• Give thanks in all circumstances – which means we are to thank God in both our good and difficult circumstances. Notice that this is not “give thanks for all circumstances” but “in all circumstances.” This is not easy to do, especially for those who, when given a donut, focus on the hole vs. being thankful that you have a donut. Thankfulness and gratitude are an intentional choice, and it takes grace and trust to choose thankfulness. Thankfulness is a key measurement in knowing your spiritual health (Ill. RRM Counselor).
  • Sometimes it is impossible for us to give thanks in all circumstances, and we need to ask for the grace to see what He is doing through and in hardship. The pilgrims who gave us the national holiday of Thanksgiving dug 7 graves for every house they built. I would encourage you to ask God to grant you the grace to see what He is doing, and to see things to be grateful for. If you do, the load will become lighter, the day will become brighter.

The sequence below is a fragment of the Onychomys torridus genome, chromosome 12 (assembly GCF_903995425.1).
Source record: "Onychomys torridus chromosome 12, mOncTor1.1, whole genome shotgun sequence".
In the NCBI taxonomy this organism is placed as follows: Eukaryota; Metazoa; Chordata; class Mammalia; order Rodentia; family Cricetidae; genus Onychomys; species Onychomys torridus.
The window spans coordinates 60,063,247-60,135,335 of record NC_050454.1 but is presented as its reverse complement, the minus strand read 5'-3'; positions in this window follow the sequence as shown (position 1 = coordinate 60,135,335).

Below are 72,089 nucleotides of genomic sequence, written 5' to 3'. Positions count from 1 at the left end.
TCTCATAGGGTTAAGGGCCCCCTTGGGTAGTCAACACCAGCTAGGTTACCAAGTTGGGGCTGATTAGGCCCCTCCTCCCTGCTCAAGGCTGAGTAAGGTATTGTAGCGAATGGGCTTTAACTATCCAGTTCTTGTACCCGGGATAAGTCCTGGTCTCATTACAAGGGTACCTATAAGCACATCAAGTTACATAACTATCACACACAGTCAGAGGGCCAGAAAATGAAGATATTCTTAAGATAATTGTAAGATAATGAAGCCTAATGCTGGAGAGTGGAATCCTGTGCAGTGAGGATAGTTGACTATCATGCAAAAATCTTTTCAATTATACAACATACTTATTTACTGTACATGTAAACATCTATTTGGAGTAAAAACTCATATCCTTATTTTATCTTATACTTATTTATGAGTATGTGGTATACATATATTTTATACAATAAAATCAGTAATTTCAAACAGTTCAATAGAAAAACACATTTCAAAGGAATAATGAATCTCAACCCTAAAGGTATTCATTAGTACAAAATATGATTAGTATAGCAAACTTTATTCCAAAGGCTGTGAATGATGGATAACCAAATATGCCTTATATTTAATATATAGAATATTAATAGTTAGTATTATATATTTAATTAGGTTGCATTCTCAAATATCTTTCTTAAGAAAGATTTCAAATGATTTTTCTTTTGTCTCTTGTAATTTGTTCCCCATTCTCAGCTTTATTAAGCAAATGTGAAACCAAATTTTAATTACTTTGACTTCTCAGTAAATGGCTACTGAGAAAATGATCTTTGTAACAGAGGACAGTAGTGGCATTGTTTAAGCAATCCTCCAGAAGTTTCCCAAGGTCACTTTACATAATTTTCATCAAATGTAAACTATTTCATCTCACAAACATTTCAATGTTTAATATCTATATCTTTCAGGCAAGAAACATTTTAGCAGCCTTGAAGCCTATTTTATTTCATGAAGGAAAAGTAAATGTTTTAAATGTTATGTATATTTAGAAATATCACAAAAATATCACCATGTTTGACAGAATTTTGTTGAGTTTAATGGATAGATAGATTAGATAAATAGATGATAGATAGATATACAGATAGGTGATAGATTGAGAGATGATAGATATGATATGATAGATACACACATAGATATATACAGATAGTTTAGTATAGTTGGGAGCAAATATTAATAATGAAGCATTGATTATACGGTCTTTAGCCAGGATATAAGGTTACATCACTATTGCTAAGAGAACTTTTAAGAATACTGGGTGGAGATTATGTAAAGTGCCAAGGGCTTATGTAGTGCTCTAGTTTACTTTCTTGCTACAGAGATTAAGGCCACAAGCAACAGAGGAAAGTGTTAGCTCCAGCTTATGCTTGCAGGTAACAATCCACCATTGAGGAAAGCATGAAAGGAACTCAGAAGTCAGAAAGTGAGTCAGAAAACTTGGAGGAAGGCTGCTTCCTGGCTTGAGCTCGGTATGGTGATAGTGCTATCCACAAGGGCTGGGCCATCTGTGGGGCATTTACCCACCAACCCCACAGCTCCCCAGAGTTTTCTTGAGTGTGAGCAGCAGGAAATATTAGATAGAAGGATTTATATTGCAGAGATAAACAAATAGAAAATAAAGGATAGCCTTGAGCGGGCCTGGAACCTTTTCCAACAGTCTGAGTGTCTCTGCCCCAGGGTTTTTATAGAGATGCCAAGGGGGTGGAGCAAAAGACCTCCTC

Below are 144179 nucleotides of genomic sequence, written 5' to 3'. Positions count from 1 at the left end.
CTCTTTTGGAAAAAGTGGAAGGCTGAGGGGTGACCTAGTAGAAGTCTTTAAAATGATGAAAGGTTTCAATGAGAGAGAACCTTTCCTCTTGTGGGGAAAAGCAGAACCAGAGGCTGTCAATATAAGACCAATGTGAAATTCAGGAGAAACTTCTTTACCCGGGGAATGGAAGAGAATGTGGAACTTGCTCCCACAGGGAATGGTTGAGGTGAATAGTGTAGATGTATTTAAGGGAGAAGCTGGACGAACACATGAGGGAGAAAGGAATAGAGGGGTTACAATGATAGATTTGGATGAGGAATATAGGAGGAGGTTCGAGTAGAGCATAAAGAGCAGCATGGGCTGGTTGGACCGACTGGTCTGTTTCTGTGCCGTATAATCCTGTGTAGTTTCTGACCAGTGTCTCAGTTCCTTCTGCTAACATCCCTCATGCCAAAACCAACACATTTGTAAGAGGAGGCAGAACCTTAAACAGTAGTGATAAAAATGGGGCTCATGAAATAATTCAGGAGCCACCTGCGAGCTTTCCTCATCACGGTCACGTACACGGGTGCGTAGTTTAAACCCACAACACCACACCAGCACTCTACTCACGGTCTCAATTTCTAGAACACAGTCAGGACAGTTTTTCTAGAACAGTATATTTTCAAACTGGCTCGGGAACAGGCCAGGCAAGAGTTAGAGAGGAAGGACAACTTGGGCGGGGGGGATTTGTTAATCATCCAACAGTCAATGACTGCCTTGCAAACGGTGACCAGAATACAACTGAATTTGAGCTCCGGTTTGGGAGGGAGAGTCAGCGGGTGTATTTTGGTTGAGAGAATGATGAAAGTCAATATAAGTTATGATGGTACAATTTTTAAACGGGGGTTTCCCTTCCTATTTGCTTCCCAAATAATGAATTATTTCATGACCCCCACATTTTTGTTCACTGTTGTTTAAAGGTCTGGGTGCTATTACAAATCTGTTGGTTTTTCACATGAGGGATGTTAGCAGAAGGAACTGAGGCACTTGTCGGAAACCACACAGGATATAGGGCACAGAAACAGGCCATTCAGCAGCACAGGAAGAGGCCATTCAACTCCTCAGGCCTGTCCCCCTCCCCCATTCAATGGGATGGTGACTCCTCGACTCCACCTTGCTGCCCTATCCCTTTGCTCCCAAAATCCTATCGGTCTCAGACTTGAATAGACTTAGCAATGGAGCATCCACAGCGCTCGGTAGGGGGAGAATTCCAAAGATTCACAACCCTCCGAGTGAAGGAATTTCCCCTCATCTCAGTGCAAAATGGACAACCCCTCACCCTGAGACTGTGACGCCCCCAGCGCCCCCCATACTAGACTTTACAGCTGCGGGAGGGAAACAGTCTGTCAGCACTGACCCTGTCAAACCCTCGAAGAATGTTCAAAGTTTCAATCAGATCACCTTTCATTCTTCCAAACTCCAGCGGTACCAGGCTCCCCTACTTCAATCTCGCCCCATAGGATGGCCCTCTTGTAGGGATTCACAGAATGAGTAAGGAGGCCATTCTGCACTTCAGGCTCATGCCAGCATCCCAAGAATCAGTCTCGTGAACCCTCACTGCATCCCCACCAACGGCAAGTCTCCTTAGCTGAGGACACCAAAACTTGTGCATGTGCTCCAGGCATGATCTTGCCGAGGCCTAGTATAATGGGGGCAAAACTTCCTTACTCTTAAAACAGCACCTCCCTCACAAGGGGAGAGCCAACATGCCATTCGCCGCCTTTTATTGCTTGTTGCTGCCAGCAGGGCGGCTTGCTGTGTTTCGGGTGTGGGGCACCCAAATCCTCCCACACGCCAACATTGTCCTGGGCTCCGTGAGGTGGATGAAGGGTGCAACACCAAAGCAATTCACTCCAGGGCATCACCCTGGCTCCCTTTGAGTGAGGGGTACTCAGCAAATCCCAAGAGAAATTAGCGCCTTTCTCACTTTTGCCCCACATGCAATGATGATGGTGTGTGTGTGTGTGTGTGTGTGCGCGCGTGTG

• Christians worship by having an underlying joy. Christians worship by being in continual prayer. Christians worship by being grateful people.


God’s way in congregational worship


1 Thess 5:19-22 NIV

Do not quench the Spirit. 20 Do not treat prophecies with contempt 21 but test them all; Hold on to what is good, 22 reject every kind of evil.


  • In congregational worship, we are told not to “quench the Spirit” – this means not to “extinguish” the flame of the Spirit in our worship together. Often in scripture, the HS is connected to flame or fire. For instance, on the day of Pentecost, “they saw what seemed to be tongues of fire that separated and came to rest on each of them” (Acts 2:3-4 NIV). We can extinguish the heat, light, and power of the Spirit by resisting Him when we are together. We harden our hearts toward Him and others by not being convicted. We will not listen to the word when it is being presented. We will not move when we are being prompted. We just don’t respond and would rather remain as we are where we are. This grieves the Holy Spirit himself and limits His work among us.
  • We need to pray that we will be sensitive and welcoming to the Holy Spirit in our lives and in our services. This means we may need to be flexible to what we are doing and change our plans sometimes as the Spirit moves us. We need to listen to His voice speaking to us and pay attention to what he is doing. We need a greater presence and a greater response to Him.